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The Occupational Health Nurse and risk assessment


Now that we have focused on hazards’ inventory and detection presented by chemical agents, we can move on to the second stage, that is risk assessment. The risk of a substance is the likelihood that it will be harmful in real conditions of use. The risk therefore depends on the intrinsic hazard and control of the exposure conditions.

«Strict procedures can minimize the risk of the most hazardous substances. Poor control can create a major risk even with a substance posing little threat».

The employer must conduct risk assessment for health and safety at workstations including new activities. This assessment must be renewed regularly so as to take into account knowledge advances concerning products used.


Risk assessment for chemicals is a prerequisite prior to any risk prevention programme in general. Well conducted, it should lead to the construction of preventive actions plan which will find its rightful place in the Occupational Health Nurse’s ‘OHN’ project approach. For that purpose, it is important to collect and provide comprehensive data on risks related to use, storage, chemical exposures or mixtures as well as toxicological data.

Risk assessment

To ensure risk assessment, the employer takes into account in particular hazardous properties of chemicals, hazardous situations and all exposures likely to exist via exposure scenarios. Various chemical risk assessment methods are available. There is no universal method, and the employer, who is responsible and the most competent for this assessment, is free to choose the one that seems to be the most suitable to the company’s specific needs.


  • Know and understand the intrinsic nature of chemical hazard related to the molecular structure and detailed on data labels and safety data sheets, ‘ SDS’ to compile an inventory of hazards (see Dossier 1).
  • Analyze chemical risk on the basis of workstations’ analysis (see Dossier 3)
  • Collect data related to health and safety provided by the chemical supplier, containers’ labels, technical sheets, and Safety Data Sheets.
  • Note nature, degree and duration of exposure as well as frequency through all routes of entry (skin, inhalation, ingestion) which must be taken into account.
  • Assess degree of exposure. The level of exposure may in practice be classified simply as low, medium or high.
  • Analyze workers’ exposure conditions by examining all work situations involving chemicals and the circumstances in which they are undertaken.
  • Analyze actual work based on employees’ knowledge regarding their activities and their jobs and not solely on procedures described.
  • Measure the effect of preventive measures taken or to be taken at the chemical risk level.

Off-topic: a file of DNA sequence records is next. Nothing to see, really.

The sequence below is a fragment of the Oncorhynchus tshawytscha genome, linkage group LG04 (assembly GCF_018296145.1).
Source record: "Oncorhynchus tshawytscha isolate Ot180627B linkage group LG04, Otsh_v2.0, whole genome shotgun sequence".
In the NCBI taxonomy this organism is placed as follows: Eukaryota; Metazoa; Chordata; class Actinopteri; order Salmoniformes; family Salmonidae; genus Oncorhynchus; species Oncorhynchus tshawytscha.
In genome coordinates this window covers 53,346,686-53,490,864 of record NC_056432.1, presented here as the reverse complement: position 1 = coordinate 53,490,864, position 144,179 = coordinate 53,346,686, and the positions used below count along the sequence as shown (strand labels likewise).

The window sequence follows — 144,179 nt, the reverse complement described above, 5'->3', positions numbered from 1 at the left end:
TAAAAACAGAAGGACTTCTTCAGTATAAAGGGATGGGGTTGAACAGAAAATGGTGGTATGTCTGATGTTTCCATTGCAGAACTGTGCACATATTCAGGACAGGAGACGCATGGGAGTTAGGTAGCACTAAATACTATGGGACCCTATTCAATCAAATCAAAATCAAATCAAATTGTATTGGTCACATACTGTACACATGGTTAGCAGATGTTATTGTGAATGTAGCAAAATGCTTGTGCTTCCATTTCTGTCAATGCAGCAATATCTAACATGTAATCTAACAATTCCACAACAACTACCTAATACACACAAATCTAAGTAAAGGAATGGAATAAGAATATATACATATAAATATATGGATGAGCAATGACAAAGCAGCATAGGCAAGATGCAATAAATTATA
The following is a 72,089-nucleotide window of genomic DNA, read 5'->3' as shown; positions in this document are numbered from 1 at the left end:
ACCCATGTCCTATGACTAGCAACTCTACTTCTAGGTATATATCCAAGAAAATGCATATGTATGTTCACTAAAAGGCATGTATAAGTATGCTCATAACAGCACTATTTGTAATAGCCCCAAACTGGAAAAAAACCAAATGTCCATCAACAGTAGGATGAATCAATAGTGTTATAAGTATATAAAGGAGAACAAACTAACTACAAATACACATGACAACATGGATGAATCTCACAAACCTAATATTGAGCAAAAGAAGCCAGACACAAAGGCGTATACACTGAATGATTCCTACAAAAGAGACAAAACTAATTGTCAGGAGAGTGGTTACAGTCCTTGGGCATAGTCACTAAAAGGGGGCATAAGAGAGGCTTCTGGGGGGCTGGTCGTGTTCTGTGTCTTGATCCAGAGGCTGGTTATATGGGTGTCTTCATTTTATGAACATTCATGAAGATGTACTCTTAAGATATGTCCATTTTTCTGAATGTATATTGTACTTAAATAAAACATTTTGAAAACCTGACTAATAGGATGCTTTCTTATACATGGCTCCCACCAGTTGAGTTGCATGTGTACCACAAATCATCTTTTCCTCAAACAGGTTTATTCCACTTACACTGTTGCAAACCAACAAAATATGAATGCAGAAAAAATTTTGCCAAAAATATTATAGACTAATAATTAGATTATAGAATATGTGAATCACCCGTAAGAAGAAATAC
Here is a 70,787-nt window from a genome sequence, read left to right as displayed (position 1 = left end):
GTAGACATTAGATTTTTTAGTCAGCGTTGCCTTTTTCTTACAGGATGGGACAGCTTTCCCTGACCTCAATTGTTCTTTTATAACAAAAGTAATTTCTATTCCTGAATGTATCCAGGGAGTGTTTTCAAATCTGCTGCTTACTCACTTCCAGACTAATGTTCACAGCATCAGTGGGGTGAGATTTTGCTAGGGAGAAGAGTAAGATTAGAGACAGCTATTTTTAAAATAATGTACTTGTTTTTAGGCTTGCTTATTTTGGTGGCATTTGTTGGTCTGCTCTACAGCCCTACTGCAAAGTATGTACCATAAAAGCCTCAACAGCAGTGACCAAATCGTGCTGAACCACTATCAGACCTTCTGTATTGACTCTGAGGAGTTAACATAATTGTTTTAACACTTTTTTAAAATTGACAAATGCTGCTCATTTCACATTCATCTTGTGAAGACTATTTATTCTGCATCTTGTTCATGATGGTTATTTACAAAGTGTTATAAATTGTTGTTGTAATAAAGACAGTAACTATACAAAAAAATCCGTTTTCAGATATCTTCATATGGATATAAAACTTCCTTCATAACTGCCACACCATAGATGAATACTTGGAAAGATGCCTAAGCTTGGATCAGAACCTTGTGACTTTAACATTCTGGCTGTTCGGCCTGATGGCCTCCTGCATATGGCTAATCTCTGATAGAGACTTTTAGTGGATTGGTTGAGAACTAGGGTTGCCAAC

• Match up with the findings provided by the Occupational Health Physician,’OHP’ during his/her prevention activity at the work place and during medical consultations.
  • Look for research conducted and recommendations submitted by of occupational risks prevention stakeholders (multidisciplinary team).
  • Obtain, if need be, additional information from supplier and consult for instance monographs of the International Agency for Research on Cancer (IARC), the International Chemical Safety Cards drafted under the auspices of the United Nations (UN), the International Labor Organization (ILO), the World Health Organization (WHO) or material safety data sheets in France from the National Institute for Research and Safety (INRS). There is also the evaluation guide for occupational safety and health ‘OSH’ experts and auditors published by ILO-OSH and many other resources generally accessible on the web.
  • Check the existence of occupational exposure limit values called Threshold Limit Values (TLV) or Biological Exposure Indices (BEI), company record card filed by the Occupational Health Physician identifying all occupational risks and employees exposed.
  • Rely, where appropriate on workplace accidents and incidents as they may also provide relevant data and guidance regarding occupational risks. The OHN is among those in the best position to exploit these data. Also because he/she is often the only one detaining valuable information, sometimes more informal from employees themselves.
  • Participate, whenever possible, in risks analysis carried out by the Industrial Health and Safety and Working Conditions Committee ‘CHSCT’.
  • Furthermore Occupational Health Nurses are active participants as regards compiling the single document.

Sharing experience within the multidisciplinary team, occupational health physician and others: The OHN is considered an integral partner of prevention stakeholders. She/he accompanies the employees regarding management of their health and safety. She/he shares information that may help without losing sight of her general obligation to discretion.


The risk assessment process should be adapted to each company. It is necessary to ensure employees’ collaboration. Indeed the ultimate goal is to implement a prevention plan, collective and/or, individual. But without direct employees’ implication, these objectives cannot be achieved. Therefore, risk assessment is teamwork.

NB: You have personally contributed towards risk assessment in your company in France, in Europe or elsewhere in the world. You wish to talk about this issue, discuss it, share with us your experience, do not hesitate anymore. Contact us. Take advantage of this space, it is yours!

Janine Bigaignon